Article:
3.5. Antimicrobial and Antifungal Activities In Vitro Assay

The antibacterial and antifungal activities of N. pulmonarioides extracts against bacteria and fungi were evaluated in this work. The results from this study against Gram-positive bacteria (B. subtilis (ATCC 6633), S. aureus (ATCC 29737), and S. epidermidis (ATCC 12228)), Gram-negative bacteria (E. coli (ATCC 25922), K. pneumoniae (ATCC 10031), P. aeruginosa (ATCC 27853), S. paratyphi-A serotype (ATCC 5702), S. dysenteriae (PTCC 1188)), and against the fungi A. Niger (ATCC 9029, mould) and C. albicans (ATCC 10231, yeast) showed that the three extracts (petroleum, acetone, and methanol) of N. pulmonarioides displayed only weak MIC antimicrobial activities, except to A. Niger (Table 5). The MIC is defined as the minimum inhibition concentration that prevents the growth of microbes and is expressed in terms of mg/ml.

In this study, the N. pulmonarioides plant extract showed interesting activity against the C. albicans (ATCC 10231) fungi compared to the other micrograms in Table 5 and additionally showed high activity against the Gram-positive bacteria B. subtilis (ATCC 6633). Petroleum ether was the best extracting solvent for MIC antimicrobial activities. However, in vitro results cannot be directly applied to clinical applications or disease therapies.

3.6. GC-MS Phytochemical Profile

The chemical components of plants are very important in finding new, more effective drugs. The GC-MS phytochemical screening results of the three extracts (petroleum, acetone, and methanol) of N. pulmonarioides showed 55 different compounds with retention times of 24, 20, and 49 min, respectively. According to this study, some compounds are present in all three extracts in varying amounts, which affects their antimicrobial properties. However, some of the peaks in the chromatograms remain unidentified. GC-MS analysis for the three extracts (petroleum, acetone, and methanol) were identified by their retention time (min), concentration (%), and similarity (%) and are shown in Table 6. This type of GC-MS analysis is the first step toward understanding the nature of active compounds in this medicinal plant. The results of the GC-MS analyses showed that nonadecane was the major compound in the petroleum ether (18.34%) and acetone (35.7%) extracts, but ethyl tridecanoate was the major compound (45.94%) in the methanol extract, as shown in Figures 2, 3, and 4. Additionally, according to a previous study, ethyl tridecanoate has antibacterial and antifungal properties [40]. In addition to these two compounds, multiple other major components were present Figure 5. Some compounds were present in very low amounts, as shown in Figure 6. Nonadecane has been used as an anti-HIV, antioxidant, antibacterial, antimicrobial, cytotoxic effect, antimicrobial, and antimalarial treatment [41]. The large amount of polyunsaturated fatty acids (PUFAs) detected by GC-MS confirms that N. pulmonarioides, like N. setosa, has useful anti-inflammation properties, and according to previous research, PUFAs are the predominant chemical in the Boraginaceae family [42].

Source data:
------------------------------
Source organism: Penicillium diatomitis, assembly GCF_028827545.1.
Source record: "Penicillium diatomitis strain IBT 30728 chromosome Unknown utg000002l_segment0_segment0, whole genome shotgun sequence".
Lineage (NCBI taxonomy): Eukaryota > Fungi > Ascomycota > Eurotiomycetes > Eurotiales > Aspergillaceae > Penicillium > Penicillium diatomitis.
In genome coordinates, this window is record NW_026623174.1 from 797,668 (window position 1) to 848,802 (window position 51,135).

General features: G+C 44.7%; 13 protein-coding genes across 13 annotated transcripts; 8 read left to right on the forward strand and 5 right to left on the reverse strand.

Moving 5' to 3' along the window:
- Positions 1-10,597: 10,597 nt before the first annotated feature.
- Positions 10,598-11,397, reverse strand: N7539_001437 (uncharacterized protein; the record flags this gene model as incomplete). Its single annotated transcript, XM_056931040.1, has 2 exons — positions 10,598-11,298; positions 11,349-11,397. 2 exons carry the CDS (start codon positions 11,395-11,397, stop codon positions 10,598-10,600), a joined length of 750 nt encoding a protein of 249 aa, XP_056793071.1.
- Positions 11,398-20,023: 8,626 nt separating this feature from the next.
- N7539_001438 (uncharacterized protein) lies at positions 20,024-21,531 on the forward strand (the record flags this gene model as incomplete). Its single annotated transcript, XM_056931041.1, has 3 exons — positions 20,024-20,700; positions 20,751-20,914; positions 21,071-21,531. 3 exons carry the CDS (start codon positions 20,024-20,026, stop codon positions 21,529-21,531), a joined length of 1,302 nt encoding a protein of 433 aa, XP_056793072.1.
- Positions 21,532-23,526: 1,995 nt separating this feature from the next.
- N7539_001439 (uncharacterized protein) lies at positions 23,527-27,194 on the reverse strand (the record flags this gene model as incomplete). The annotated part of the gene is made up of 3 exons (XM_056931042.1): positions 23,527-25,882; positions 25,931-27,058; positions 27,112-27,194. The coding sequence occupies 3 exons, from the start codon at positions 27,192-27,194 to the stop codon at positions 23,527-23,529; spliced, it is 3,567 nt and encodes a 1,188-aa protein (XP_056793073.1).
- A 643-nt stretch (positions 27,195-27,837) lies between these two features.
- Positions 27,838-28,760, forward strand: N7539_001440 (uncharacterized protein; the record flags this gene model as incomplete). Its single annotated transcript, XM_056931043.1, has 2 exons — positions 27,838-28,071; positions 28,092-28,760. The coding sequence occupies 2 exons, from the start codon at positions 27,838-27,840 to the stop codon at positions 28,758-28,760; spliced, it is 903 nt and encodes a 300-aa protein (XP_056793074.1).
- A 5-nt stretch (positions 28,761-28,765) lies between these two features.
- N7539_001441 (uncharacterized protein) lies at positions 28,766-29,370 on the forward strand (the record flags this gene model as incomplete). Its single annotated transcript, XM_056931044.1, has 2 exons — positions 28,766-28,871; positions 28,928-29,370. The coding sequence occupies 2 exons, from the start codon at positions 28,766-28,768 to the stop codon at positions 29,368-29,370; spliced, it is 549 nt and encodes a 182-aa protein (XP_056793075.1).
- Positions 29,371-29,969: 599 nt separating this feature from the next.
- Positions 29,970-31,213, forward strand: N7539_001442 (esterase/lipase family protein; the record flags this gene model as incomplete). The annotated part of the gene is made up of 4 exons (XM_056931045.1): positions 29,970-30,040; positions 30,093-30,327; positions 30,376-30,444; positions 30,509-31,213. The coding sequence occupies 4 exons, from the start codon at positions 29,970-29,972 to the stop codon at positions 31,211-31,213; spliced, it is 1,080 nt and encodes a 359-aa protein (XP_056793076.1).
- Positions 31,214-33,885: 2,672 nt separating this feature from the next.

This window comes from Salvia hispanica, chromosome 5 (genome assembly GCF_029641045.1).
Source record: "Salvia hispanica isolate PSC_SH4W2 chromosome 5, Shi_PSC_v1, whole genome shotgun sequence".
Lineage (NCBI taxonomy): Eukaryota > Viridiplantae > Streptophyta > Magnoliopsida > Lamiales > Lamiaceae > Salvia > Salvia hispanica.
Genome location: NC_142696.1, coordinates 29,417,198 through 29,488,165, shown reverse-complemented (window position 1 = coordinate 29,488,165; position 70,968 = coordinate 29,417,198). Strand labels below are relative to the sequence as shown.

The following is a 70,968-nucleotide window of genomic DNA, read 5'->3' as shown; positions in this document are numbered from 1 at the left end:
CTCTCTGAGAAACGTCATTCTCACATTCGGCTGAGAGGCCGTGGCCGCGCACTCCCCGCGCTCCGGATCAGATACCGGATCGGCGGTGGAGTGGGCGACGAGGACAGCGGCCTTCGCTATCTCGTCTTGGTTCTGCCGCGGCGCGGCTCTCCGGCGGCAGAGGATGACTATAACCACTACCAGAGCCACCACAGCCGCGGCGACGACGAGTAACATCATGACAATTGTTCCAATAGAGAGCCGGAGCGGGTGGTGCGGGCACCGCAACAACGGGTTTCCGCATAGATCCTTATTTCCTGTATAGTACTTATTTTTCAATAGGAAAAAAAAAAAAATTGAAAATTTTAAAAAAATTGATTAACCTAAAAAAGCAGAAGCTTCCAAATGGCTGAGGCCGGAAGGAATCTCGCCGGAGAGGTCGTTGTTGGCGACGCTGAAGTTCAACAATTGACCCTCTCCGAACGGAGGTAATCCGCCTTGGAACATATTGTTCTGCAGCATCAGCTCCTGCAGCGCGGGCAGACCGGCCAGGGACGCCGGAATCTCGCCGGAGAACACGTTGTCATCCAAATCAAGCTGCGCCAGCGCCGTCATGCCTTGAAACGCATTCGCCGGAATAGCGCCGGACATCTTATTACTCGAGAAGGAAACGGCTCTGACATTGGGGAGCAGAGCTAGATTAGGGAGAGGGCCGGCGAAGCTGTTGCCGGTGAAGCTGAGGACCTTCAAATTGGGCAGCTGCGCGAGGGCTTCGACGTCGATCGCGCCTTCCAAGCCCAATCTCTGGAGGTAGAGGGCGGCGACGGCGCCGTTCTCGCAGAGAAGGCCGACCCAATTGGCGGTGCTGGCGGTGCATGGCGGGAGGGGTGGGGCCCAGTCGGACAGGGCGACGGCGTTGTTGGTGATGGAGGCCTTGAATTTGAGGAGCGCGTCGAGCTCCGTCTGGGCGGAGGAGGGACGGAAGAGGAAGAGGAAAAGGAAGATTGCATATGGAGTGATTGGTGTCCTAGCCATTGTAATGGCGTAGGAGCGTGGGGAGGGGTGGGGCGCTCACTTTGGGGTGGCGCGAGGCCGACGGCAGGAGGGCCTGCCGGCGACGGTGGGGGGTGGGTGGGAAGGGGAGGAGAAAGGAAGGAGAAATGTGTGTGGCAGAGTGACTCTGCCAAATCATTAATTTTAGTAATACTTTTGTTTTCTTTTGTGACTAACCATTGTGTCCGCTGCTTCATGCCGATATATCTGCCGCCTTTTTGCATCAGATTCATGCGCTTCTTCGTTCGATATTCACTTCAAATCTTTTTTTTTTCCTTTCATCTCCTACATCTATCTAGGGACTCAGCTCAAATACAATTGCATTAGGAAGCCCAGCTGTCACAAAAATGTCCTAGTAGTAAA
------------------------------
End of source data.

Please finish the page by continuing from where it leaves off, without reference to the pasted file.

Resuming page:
4. Conclusions

The current study evaluated the bioactive properties of the species N. pulmonarioides, which grows in Kurdistan. The phytochemical screening of the three extracts identified the bioactive compounds with interesting pharmacological activities. Additionally, the TPC was higher in the methanol extract, and the TFC was higher in the acetone extract. The antioxidant activity data showed that extraction in acetone had a significant impact compared to other solvents. The MIC of the antifungal activity of the petroleum ether extract against C. albicans was significantly higher compared to other microorganisms. Additionally, the GC-MS data showed that N. pulmonarioides contained a large number of two compounds, nonadecane, and ethyl tridecanoate, with biological activity.

Data Availability

The data used are included in this article.

Conflicts of Interest

The authors declare that they have no conflicts of interest.


The authors are grateful for the higher education program at Salahaddin University-Erbil.